- Diseases, Disorders & Conditions
Thyroid Nodule: Cancer Scare in my Twenties
I am not a medical doctor. The contents of this hub are from my experience and journey navigating the health concerns and tests associated with having a large thyroid nodule. The information provided is based on what I have experienced and learned through treatment with my healthcare provider.
What is a thyroid nodule?
A thyroid nodule is a lump or growth on the thyroid gland in the front of your neck. From what I’ve come to understand, most thyroid nodules are small and you aren’t even aware you have one. Most are not cancerous and don’t cause any problems. Others may cause problems in the way of your thyroid function, pain or discomfort, or even trouble breathing if the nodule is large enough. For more information contact your healthcare provider.
Diagnosing my Thyroid Nodule:
I never expected to hear the word "cancer" while in my mid-twenties. In my mind I am still young and physically active, so why would I need to think about that scary "C" word at this time in my life? Well, it happened, and it has been the scariest experience of my life.
During a routine physical exam, my personal physician noticed what felt like an enlarged thyroid gland. Because of this enlargement I was given a referral to get an ultrasound of the glad. At this point, I really hadn’t thought much about it. I knew thyroid problems ran in my family, so at worst, I thought I was experiencing some sort of thyroid function problem.
The day I was told I might have cancer:
Two days after I completed the ultrasound, my physician called me and informed me that my results were abnormal. I had a large, 2 centimeter, nodule on the left side of my thyroid gland. I was told that many physicians begin to get concerned with nodules that are 1 centimeter in size, so a biopsy would be needed as soon as possible to determine if it was cancerous.
At this moment, it felt like everything inside me dropped. Granted, I may have overreacted not actually having a diagnosis of cancer yet, but I was terrified. My mind kept catapulting to the worst case scenario. I started thinking about my family history; my grandmother passed from breast cancer before I was born, my grandfather recently lost his battle with melanoma, my uncle passed from esophageal cancer, my cousin was diagnosed with uterine cancer in her twenties…all the odds seemed to be against me (and in many respects still are).
I played the "what if" game in my head endlessly. Hoping for the best case, but expecting the worst.
Two weeks later, I was in the Endocrinologists’ office getting a biopsy with a fine-needle aspiration, still expecting the worst. The doctor used an ultrasound machine to find the nodule, and stuck a needle through my neck into the nodule to remove sample fluids. This process was repeated 3 or 4 times to get different samples to test. I must say, this was rather uncomfortable!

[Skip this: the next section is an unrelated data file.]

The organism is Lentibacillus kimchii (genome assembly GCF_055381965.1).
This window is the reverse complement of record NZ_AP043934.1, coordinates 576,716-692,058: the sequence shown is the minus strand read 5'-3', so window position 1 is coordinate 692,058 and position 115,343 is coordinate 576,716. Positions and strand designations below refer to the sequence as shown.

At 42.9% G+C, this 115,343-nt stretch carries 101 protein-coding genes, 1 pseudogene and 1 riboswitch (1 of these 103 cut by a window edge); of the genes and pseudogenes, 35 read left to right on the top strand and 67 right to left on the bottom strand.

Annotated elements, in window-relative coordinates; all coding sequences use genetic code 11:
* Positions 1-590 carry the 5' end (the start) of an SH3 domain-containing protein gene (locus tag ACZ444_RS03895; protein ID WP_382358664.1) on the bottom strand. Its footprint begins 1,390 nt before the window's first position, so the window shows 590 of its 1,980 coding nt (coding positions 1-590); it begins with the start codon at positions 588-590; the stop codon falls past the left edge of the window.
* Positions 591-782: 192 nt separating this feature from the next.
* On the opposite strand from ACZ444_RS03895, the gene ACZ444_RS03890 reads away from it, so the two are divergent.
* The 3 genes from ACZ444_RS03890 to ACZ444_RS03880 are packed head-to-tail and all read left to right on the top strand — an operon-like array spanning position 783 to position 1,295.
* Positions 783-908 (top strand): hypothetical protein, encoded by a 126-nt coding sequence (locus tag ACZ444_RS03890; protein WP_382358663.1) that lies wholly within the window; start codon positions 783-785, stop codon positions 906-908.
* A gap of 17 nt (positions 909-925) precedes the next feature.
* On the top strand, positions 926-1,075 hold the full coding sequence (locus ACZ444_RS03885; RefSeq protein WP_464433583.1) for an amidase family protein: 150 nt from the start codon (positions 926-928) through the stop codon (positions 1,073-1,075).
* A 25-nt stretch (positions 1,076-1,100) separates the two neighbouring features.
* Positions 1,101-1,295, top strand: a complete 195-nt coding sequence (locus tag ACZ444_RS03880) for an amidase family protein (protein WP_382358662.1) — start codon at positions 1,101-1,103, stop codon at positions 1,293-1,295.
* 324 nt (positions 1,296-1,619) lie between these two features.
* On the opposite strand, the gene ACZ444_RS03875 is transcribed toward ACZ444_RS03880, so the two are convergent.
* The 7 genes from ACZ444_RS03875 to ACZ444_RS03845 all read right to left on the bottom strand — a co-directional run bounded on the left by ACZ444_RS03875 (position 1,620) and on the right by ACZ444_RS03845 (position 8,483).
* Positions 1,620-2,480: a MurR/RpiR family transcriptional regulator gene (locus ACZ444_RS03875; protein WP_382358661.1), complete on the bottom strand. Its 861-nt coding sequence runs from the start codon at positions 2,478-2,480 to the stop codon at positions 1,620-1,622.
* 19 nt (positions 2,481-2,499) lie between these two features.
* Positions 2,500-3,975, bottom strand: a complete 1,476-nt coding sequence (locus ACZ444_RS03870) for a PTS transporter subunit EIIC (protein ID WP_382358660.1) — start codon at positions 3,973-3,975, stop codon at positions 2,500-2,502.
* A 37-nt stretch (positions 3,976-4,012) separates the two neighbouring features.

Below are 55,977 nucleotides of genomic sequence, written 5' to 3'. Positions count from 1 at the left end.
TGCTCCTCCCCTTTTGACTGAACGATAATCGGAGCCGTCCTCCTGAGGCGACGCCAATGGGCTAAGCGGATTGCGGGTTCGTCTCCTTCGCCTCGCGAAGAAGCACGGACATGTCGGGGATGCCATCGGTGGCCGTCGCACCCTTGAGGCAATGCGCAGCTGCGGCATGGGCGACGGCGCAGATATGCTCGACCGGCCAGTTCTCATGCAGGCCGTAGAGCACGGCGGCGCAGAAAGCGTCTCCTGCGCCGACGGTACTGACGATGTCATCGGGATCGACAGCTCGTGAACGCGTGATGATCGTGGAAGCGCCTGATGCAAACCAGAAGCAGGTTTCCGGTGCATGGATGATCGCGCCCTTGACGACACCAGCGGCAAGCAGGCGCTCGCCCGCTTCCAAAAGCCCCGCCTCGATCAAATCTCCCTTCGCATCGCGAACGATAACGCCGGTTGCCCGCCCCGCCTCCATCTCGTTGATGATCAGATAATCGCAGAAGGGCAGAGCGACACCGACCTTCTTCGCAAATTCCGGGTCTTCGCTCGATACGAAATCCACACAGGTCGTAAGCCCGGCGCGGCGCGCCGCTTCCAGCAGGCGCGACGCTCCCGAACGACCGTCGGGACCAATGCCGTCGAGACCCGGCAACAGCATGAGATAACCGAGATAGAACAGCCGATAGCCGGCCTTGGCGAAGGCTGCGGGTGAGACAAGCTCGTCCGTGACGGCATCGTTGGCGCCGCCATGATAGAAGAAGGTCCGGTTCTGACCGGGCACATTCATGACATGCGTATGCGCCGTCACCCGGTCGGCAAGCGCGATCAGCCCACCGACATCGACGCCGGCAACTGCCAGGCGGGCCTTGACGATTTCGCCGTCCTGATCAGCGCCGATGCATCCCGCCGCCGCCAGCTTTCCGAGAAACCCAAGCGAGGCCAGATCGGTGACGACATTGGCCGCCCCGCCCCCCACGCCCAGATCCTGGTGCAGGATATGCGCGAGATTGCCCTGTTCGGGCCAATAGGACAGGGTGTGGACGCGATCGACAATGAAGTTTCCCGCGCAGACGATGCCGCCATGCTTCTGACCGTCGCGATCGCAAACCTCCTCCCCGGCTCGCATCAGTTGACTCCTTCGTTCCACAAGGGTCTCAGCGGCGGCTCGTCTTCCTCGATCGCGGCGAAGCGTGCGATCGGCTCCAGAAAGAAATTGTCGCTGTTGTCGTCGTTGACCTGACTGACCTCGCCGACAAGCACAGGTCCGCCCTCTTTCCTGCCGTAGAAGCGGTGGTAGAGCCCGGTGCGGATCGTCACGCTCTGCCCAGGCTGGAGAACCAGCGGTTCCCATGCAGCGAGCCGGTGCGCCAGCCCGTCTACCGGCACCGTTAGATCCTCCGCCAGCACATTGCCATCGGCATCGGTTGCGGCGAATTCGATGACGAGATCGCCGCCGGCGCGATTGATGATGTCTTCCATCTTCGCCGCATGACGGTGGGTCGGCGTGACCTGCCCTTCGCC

Before leaving the Endocrinologists office, he explained to me that the results could be either malignant (cancerous) or benign (non-cancerous). If it was cancer, there were several different treatment options that could be taken. If it was not cancerous, he wanted to closely monitor the growth with annual biopsies to make sure no cancerous cells had developed.
The final results took about a week to get back. A week felt like an eternity! However, despite all my worrying, the test was negative for cancer!
What is the treatment for a thyroid nodule?
I can really only attest to the treatment plan that my provider has set for me. There are so many different possible considerations when it comes to each individual’s situation that the best bet for more information would be to consult your physician.
In my case, because my results were benign (non-cancerous) I will have to make annual appointments with the Endocrinologist to complete an ultrasound. If the nodule has grown any, I will need a new biopsy to test for cancer growth. Also, if the nodule ends up getting much larger, further action may need to be taken. Only time will tell in my case.
5 steps to staying positive and not thinking about the worst future outcome:
Because my experience is very recent, I’ve had to deal with quite a lot of fear and negative internal conversation about what future outcomes may take place. I know I have a foreign, abnormal growth in my body that could become cancerous and because of this I’ve had quite a lot of anxiety over it. To deal with my anxiety, I’ve promised myself 5 simple steps:
- Take care of your body. There is no room for thinking that because you’re young you can indulge in unhealthy eating habits and an inconsistent physical exercise routine. So take care of your body now, and it won’t be as difficult/problematic in the future. Eat healthy food choices. Exercise daily. Period.
- Take care of your mind. A strong mind contributes to a healthy body, so take time every day to meditate and acknowledge your thoughts and concerns without judgment. Acknowledgement of those thoughts will allow your mind a moment of much needed piece.
- Laugh daily.
- Indulge yourself every once in a while. Taking time for yourself is important, so make time to allow something you enjoy; a manicure or pedicure, a walk through the park, a trip to the beach, or a small present to yourself. Anything that will allow you a moment to spend enjoying your own company.
- Enjoy every day. Take each day as it comes and enjoy the small moments that are usually taken for granted. While work and daily nuances may not be the most fun, there are positive moments happening all day long. Notice them! Even if it is as simple as enjoying the sunshine and fresh air.